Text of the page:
Constitutional Health Network:
Which is Worse—Too Much Salt...or Not Enough?

Decades ago medicine, in its infinite wisdom, declared that too much salt causes high blood pressure. (Just as it declared that fat is bad for you and dietary cholesterol causes heart disease.) Everyone was advised to sharply limit their salt intake regardless of what their blood pressure was. And people whose pressure was already high were often put not just on a low-salt but a no salt diet.

It didn’t take long for the research disputing this advice to start stacking up. But as usual, any study that called the new “standard of care” into question was largely ignored by those who make the rules. We all know how it goes: once a new “guideline” is issued, any research that contradicts it is denied, ridiculed, or outright buried. And that’s exactly what happened with salt. The newest Dietary Guidelines for Americans recommend cutting back to the lowest amount ever.

This goes against mounting evidence that too much salt doesn’t actually cause high blood pressure. In fact, there’s a huge debate over how harmful salt is—or if it’s harmful at all—even for those who already have high blood pressure. But the guideline continues to be pushed ever lower. (The American Heart Association, for instance, says we shouldn’t eat more than 1500 milligrams.)

A new study published earlier this year, however, suggests that limiting salt could be one of the very worst things we can do for our hearts. It shows that not only does strictly limiting salt not help, it can actually cause the very problems it’s meant to prevent. In other words, a low-salt diet isn’t “heart-healthy.” In fact, it might be a fast-track ticket to heart attack and stroke.

Will a tea spoon of salt a day keep the doctor away?

The current guidelines for salt say we should eat no more than 2300 milligrams per day, or about a teaspoon. On the face of it, that sounds like a lot of salt. But we’re not talking only about the salt we shake on top of our plates—the bulk of the sodium in our diets comes from other sources, especially processed foods.

Of course most people eat more than 2300 mg a day—some 90% of us eat more than the recommended limit. But that’s the goal we’re supposed to strive for, and the limit that doctors push. But the new study shows that this number is probably way too low, and that cutting down to anywhere close to this “ideal” number may very well do more harm than good.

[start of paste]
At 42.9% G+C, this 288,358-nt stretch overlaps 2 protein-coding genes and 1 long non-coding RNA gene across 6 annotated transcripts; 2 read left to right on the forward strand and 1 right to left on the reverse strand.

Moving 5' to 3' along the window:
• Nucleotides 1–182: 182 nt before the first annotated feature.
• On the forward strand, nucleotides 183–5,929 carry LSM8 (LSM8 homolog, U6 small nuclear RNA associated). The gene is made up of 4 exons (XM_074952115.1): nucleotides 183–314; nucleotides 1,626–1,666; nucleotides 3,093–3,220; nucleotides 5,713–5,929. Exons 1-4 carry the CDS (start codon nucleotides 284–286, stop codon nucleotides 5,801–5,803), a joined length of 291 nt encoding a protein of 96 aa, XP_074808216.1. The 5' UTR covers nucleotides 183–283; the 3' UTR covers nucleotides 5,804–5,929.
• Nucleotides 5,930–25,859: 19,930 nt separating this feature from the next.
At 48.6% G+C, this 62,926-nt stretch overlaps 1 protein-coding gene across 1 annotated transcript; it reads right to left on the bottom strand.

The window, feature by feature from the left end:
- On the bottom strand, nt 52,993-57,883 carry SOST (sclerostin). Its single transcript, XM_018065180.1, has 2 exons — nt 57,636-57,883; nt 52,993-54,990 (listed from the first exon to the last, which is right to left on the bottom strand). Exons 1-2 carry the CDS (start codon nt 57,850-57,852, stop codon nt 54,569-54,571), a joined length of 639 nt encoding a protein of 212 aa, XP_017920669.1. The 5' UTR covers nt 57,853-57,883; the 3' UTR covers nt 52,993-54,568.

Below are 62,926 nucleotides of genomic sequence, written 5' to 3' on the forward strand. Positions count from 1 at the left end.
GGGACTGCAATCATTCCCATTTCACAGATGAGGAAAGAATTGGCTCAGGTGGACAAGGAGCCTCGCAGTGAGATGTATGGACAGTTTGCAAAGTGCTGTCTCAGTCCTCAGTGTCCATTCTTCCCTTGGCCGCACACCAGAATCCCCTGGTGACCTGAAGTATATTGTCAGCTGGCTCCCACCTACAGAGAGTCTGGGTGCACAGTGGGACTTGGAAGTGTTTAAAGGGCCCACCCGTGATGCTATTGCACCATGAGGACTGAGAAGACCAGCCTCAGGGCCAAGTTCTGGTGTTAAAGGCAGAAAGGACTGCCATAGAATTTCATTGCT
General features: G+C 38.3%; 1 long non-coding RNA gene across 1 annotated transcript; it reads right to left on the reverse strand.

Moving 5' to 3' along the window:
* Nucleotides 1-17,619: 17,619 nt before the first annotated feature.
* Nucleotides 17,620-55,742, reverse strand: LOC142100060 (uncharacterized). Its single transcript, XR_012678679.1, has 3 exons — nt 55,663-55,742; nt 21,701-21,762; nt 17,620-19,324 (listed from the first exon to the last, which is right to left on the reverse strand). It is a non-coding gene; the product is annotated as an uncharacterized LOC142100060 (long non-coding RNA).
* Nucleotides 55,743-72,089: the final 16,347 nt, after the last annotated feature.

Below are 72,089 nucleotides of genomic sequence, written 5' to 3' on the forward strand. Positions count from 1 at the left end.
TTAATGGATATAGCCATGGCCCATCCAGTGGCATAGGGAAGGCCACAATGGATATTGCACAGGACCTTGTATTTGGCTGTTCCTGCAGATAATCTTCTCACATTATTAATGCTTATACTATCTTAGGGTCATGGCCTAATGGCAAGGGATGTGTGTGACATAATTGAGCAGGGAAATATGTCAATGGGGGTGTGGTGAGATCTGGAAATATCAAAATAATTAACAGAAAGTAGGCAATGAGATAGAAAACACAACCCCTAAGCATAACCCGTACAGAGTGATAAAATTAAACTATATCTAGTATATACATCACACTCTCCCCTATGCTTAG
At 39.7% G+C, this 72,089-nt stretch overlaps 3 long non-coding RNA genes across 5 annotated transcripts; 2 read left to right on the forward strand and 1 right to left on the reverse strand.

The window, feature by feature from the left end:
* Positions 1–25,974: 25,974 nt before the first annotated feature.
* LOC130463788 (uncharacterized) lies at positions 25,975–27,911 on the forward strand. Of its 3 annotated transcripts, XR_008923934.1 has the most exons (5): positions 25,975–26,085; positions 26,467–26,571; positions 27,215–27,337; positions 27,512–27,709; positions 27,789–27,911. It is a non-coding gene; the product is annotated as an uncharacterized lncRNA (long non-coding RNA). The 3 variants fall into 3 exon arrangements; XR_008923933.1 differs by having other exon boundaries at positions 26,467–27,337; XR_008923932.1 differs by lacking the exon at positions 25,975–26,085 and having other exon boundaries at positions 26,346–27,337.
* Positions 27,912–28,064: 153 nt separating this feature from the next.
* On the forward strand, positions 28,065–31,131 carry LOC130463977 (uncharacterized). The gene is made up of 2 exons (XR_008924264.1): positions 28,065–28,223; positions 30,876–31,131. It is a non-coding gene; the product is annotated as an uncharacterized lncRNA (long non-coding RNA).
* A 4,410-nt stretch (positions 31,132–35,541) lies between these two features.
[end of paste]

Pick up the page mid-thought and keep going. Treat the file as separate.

The study came from McMaster University in Canada, and looked at more than 130,000 people scattered over 49 countries. The goal was to see how sodium intake affected the risk of heart disease and stroke for people both with and without high blood pressure.

The results were nothing short of shocking if you buy the “official” guideline for salt.

The researchers defined “low” salt intake as less than 3000 mg of sodium per day—nearly 1/3 more than the current recommendation for Americans. “High” was defined as more than 6,000 mg, or 2.6 times the current limit. And what they found was this: even in people with high blood pressure, a low-salt diet resulted in more heart attacks, strokes, and deaths.

Let me say that again. In a study with 130,000 people, those on low-salt diets had MORE heart attacks and strokes—regardless of their blood pressure.

Now remember: this is considerably more sodium than what Americans are currently told to eat, and double what the AHA recommends. Yet those who ate this allegedly “healthy” amount of salt had more heart attacks, more strokes, and more deaths than those who ate higher amounts of sodium.

How much is too much?

The average person eats around 3400 mg of sodium per day, well below the “high” intake threshold. This study suggests that far from needing to reduce our salt consumption, most of us are eating just about what our bodies need. But what about people who do fall into that “high intake” category?

Once again, the study flies in the face of conventional wisdom. Eating 6000 mg or more per day had no effect for people with normal blood pressure. The alleged risks of high salt consumption appeared only to apply to some of those who already had high blood pressure. And the risks were only seen with extremely high levels—more than 6000 mg or over 2 1/2 teaspoons per day.

Few of us eat that much sodium.

So if you’re cutting down on salt in an effort to lower your risk of heart disease, you might actually be doing yourself a disservice. Unless you eat insanely high levels of salt, you’re just fine as you are. And if you already eat a moderate amount and cut down even more, you might be doing more harm than good.

So what’s the bottom line?

The whole salt/heart disease controversy came about because cutting down on salt can slightly lower blood pressure for some people. However, there are many other ways to lower your blood pressure naturally—ways that don’t up your risk of heart attacks and stroke. Instead of cutting out salt, try these natural solutions first:

Take a supplement. Coenzyme Q10, available nearly anywhere supplements are sold, can lower blood pressure significantly. Potassium and magnesium also have an effect.

De-stress. Stress raises your blood pressure, and anything that reduces stress is beneficial. Try yoga, meditation, or even massage. Swedish massage has been shown to have a marked effect on blood pressure short-term, on top of its stress-reducing ability.

Lose weight if you need to. Just a few extra pounds can raise your blood pressure.

Get up and get moving. Exercise is one of the best blood pressure remedies out there. Even a half-hour walk each day can help.

But don’t expect the “official” stance to change anytime soon. If the “fat is bad” drama is anything to go by, or the cholesterol hysteria, we have another decade to go before public policy catches up to the actual science.

 

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